Haunted Recording Studio

7.7 Overall
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Haunted Recording Studio

  • Played December 2016
  • Los Angeles

  • 60 minutes
  • 2-8 players
  • $30-$45

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Los Angeles is famous for their ghost stories. From celebrities like Harry Houdini and Marilyn Monroe to locations like the Roosevelt Hotel and the Queen Mary, L.A. is home to an abundance of unsolved mysteries.

Playing up to this esteemed theme is Escape Room Games’ Haunted Recording Studio. This room is located in Studio City near Universal Studios in what appears to be an apartment complex. Walk up the steps to the second floor to check in. (A few little tips: Parking may be scarce since it will have to be on the street. Make sure you read the signs because the meter maids and street cleaners love to ticket. If you’re hungry before or after there are a number of places nearby to grab a bite or drink.)

The space is shared with the company’s other event, a solo VR experience which we didn’t play but we got to witness once we escaped the room. When signing our waiver I noticed a line not typically written down: if you want a video copy of your audition experience, it’s a $70 fee. A bit steep, so I’m not sure how many people opt in to this but I’d argue that at $5-$10 people would be more inclined to purchase especially given how easy it is today to get everything recorded and digitized.

Back to the room and space itself. Like every good ghost story, we’re given the backstory about our main victim. In this case it’s Natalie, a Russian opera singer who fled her country during the Red October Revolution, and who came here, as most do, to become a star. Natalie had two men in her life who were also involved in the record studio, and possibly the last two who saw her alive. I was ready to figure out who it was that killed Natalie, and so our adventure began as we walked into the studio to free Natalie’s spirit so she could finally rest in peace.

The space itself felt very much like a real record studio, and having experience being inside multiple record studios in L.A., I felt like the space was very believable, especially for how old the place was supposed to be. There were a variety of tactile puzzles mixed in with some mental puzzles which made the experience quite enjoyable. There were even some physical/acting puzzles which further diversified it for the group.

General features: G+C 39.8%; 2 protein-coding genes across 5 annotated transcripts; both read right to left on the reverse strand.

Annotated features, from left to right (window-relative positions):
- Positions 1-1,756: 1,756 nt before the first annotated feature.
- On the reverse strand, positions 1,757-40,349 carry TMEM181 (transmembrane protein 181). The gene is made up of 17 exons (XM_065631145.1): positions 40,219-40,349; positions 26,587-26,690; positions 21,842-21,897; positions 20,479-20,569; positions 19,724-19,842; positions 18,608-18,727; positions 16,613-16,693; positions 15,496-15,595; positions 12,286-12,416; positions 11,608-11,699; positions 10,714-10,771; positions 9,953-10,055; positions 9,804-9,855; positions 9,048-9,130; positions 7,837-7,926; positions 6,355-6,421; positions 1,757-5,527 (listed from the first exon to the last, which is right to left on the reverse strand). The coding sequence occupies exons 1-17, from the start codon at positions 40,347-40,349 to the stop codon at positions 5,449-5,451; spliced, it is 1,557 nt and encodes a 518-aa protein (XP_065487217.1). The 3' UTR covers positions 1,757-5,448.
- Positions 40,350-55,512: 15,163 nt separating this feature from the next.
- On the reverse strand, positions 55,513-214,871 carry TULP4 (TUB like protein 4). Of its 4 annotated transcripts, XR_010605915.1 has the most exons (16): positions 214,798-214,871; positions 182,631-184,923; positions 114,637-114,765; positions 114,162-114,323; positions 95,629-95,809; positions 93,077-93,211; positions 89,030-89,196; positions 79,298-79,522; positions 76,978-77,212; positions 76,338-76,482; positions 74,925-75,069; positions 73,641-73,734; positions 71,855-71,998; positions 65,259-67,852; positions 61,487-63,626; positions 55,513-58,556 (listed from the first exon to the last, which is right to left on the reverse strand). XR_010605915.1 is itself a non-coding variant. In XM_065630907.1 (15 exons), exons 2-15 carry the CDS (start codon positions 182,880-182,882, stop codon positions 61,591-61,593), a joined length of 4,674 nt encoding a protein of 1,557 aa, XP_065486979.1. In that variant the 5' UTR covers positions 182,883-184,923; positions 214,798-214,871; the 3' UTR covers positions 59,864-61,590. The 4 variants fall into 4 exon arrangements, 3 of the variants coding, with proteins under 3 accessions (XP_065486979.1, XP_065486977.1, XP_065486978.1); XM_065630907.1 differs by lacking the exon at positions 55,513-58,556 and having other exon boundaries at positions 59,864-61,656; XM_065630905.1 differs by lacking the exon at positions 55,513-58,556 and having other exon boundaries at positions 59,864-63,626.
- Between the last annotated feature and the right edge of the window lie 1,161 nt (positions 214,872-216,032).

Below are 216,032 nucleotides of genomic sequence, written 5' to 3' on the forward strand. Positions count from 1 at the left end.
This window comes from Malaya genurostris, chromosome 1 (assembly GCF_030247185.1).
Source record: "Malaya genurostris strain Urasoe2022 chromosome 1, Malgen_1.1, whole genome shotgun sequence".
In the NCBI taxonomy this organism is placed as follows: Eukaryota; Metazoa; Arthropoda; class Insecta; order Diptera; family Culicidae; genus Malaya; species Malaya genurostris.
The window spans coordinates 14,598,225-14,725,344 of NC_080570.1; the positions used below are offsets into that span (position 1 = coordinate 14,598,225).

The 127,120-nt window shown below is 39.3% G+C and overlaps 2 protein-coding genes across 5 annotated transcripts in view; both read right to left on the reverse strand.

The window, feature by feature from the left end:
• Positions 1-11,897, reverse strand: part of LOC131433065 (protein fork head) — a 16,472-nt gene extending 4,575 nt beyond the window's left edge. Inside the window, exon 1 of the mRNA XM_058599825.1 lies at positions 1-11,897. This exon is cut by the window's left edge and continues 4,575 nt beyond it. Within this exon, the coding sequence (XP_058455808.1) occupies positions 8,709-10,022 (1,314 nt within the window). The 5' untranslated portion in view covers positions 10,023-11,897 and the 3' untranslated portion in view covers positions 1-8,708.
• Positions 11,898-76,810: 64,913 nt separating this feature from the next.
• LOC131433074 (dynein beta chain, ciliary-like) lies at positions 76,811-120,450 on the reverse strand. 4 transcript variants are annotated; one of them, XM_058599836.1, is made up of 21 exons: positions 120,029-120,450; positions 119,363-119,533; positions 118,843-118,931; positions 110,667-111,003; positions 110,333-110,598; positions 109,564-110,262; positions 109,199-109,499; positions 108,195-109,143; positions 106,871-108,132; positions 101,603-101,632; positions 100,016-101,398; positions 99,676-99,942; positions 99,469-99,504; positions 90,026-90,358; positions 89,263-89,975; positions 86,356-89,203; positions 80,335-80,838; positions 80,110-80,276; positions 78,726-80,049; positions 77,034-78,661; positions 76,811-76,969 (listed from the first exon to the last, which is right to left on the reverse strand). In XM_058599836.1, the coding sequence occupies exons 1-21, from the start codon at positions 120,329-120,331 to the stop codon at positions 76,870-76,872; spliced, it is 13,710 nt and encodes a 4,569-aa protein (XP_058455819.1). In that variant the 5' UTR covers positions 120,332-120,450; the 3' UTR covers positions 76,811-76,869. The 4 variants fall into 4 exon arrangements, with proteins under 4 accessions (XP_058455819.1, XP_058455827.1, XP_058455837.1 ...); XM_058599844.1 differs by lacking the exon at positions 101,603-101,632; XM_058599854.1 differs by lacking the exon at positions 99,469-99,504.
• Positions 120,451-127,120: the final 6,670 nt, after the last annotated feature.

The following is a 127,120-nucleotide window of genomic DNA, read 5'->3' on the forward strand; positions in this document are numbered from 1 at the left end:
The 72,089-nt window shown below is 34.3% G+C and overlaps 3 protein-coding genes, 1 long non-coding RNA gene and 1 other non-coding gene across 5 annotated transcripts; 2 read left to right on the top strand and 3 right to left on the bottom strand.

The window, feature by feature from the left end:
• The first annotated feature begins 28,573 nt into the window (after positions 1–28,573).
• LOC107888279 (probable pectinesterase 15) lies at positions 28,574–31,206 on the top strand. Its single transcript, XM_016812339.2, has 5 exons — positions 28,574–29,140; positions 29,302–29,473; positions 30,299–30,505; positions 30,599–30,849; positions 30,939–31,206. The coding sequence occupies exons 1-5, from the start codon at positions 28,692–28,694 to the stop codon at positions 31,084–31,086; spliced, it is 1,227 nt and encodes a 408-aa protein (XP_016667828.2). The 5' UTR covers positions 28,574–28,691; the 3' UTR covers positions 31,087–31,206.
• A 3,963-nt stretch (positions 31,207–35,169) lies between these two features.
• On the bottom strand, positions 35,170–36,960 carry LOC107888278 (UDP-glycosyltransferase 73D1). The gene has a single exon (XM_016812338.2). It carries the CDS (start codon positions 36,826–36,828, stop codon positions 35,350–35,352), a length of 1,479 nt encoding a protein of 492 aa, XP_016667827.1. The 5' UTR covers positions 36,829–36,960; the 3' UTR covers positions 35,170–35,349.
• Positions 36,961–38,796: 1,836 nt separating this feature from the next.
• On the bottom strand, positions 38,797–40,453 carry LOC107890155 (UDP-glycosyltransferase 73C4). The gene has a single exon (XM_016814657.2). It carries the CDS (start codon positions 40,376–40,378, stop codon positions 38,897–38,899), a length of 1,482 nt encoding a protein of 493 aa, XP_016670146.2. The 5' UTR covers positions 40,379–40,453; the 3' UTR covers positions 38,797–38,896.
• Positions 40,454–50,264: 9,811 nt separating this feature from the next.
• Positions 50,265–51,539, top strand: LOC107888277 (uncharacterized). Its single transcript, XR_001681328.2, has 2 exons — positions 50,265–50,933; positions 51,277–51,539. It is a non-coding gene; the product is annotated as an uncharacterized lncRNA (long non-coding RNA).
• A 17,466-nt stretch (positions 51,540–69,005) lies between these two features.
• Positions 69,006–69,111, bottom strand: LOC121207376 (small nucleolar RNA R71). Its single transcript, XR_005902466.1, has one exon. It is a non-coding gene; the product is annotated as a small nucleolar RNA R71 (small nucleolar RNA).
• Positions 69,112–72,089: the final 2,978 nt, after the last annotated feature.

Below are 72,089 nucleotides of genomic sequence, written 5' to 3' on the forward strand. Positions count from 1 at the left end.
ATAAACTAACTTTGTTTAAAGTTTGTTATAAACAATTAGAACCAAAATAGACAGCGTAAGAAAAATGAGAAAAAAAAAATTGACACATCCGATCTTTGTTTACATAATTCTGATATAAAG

Although we achieved the objective of releasing Natalie’s spirit and freeing our own, I had hoped to play the room to also discover who killed Natalie, and why, or to at least get to know more about the three characters in this love triangle. Nowhere within the game was any of this revealed, but I can forgive this tidbit of reserved information due to how much fun it was, and how immersed in the room I felt due to how creepy this place felt. It was apparent there was an apparition haunting this place. Be prepared to be scared… or at least a little creeped out. The haunted aspect of the room added a nice flair: a cool whispy spectre on the various TV screens, creepy music and noises (like a creaky door or a lullaby playing), and a spooky voice giving you clues should you need them. They all added to the creeptastic nature of the room.

This room is great for beginners and experienced players alike, and feeds your appetite for fright if you’re into that sort of thing. Don’t expect to be a detective and solve the mystery of the missing girl, but have fun and you will get out. That said, like many of L.A.’s mysteries, this one will also continue to remain unsolved… but at least it makes you crave more.

Final Verdict:


1 response

  1. Laura LeFeuvre says:

    I also enjoyed this room, but had one criticism. One section of the recording studio was so cluttered it was almost impossible to find the objects you were looking for. I am all for a few red herrings in an escape room, but when clues are buried so deep in clutter, it can be frustrating.

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